Not much has changed since this law dictated what drivers passing emergency vehicles on the shoulder of the road must do in 2009. Drivers still fail to slow down and move over when possible, putting the safety of emergency workers at unnecessary risk. Our provincial Learn to Drive Smart guide speaks of the See, Think, Do method, and that's exactly what is needed in these situations.
You have to see the lights of the emergency vehicles, think that an action may be required of you and do plan for and then take the required action. It is not something that you do alone either. When the road is busy, all drivers in the vicinity of stopped emergency vehicles have to co-ordinate and co-operate in order to be successful.
It's not easy to do either. I watched a police vehicle light up and disappear from view ahead of me. I was in the right hand lane of the two northbound lanes so I slowed and anticipated that I might find them stopped ahead. Sure enough, I found them stopped in a corner within a short distance.
No one else slowed and no one would make room, despite my signalled request, to make room to allow me to move over. I couldn't stop as it would likely mean being hit from behind by someone driving at 90+ km/h. So, I slowed right down, moved as close as I dared to my left and crossed my fingers. Thankfully, it all worked out!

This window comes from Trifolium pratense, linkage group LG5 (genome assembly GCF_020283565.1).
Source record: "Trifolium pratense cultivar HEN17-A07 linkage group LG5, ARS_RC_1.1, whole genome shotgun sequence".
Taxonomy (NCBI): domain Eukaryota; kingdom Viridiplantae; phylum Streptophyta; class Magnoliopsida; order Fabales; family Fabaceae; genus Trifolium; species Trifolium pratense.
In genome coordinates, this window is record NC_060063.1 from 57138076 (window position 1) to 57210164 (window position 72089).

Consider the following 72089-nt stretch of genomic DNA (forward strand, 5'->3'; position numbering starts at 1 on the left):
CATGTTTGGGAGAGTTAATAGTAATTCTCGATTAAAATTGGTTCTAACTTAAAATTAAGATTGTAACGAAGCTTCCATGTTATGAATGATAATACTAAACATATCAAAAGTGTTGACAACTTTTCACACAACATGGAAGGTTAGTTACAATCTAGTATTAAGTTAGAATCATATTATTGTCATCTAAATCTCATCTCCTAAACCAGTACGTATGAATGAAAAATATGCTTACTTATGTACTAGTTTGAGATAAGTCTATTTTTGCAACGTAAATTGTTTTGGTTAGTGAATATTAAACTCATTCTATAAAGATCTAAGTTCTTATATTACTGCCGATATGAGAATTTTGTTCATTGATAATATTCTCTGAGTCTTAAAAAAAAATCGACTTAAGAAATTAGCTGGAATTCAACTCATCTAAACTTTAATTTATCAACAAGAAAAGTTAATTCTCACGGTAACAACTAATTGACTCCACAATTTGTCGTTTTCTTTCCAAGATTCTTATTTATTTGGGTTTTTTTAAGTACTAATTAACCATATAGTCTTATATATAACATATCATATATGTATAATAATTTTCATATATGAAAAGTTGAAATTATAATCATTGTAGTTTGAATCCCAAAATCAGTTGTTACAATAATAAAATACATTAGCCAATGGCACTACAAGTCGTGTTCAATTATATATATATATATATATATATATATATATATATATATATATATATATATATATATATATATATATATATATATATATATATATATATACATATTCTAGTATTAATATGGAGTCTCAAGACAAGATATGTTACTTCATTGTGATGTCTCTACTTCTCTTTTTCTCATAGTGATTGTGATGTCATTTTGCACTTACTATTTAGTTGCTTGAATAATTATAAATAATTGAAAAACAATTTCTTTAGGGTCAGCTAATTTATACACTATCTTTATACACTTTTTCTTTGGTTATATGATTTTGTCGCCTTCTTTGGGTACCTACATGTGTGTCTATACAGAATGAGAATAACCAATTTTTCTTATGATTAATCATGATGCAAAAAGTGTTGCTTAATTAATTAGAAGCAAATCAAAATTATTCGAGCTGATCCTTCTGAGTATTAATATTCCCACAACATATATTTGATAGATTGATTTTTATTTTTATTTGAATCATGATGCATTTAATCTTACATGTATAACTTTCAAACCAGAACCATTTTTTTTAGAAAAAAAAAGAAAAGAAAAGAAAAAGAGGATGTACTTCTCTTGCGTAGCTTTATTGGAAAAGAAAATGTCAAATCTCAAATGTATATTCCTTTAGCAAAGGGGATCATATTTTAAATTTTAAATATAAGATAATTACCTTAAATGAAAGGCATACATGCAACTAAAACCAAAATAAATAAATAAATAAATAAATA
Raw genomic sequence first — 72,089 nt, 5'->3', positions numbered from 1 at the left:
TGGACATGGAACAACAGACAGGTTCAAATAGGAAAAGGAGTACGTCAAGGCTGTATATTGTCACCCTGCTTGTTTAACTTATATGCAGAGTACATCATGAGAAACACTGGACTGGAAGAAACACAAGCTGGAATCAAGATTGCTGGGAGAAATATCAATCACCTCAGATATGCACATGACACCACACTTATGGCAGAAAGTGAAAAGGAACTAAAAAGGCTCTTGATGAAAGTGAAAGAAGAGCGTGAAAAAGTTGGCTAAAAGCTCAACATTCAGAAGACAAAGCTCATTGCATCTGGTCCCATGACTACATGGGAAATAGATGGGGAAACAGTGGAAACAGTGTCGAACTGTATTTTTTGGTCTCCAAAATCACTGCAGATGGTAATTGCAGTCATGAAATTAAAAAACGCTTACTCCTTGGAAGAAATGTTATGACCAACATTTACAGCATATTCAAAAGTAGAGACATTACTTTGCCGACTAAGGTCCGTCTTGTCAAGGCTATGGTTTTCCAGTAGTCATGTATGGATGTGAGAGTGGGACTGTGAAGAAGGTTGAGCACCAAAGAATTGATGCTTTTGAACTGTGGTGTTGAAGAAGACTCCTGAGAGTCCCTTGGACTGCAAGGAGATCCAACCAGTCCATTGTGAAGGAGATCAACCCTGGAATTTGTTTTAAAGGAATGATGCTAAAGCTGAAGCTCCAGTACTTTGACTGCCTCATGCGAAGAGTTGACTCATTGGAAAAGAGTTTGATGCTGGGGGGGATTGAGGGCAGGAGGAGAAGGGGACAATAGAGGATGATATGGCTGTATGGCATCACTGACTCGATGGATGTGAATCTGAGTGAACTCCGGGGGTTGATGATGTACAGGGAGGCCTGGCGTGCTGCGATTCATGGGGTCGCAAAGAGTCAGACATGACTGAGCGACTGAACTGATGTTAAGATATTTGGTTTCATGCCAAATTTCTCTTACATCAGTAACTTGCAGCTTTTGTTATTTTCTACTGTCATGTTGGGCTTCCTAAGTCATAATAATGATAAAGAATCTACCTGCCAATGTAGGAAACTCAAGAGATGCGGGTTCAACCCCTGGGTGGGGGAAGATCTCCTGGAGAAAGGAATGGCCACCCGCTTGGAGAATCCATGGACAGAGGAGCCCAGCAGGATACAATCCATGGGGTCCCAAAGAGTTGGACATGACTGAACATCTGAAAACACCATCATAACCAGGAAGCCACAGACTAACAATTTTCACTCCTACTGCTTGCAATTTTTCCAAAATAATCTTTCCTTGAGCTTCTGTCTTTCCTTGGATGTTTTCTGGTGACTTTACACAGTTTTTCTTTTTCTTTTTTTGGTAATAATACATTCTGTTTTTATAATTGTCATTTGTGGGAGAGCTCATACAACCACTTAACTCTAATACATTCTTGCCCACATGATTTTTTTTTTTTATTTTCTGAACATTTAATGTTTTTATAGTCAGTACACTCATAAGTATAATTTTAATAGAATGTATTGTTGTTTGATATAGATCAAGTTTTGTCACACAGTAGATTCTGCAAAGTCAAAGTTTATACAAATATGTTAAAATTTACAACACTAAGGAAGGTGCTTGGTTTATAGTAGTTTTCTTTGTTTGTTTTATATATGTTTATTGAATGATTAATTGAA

Something I have practiced myself for many years (since before the move over law existed) as well as taught many others; when I see an emergency vehicle stopped on the side of the road I signal left, slow down and move over only half a lane, straddling the center line and put my right signal back on. Too many times prior to this I had been passed on the right between myself and the emergency vehicle (potentially causing a serious incident) so to stop this from happening I block both lanes temporarily, taking that option away from drivers following me that aren't paying enough attention ahead. I feel this is the safest way to handle this situation.
Checkride, I'm with you on this. Sometimes, lane-straddling is the smart solution and never mind the mighty Motor Vehicle Act.
It may be useful for trucks and buses making tight turns, needing to physically block the 2- or 4-wheelers from getting inside of them as they set up; and, I'll often do this on a straight highway when there's a cyclist ahead and I just want to give them some room as I pass.
No cop is going to complain about a driver who is lane straddling at 70 km/h, in order to protect them; maybe they'll even chase down that pickup truck driver for following too close? OK, I can dream ...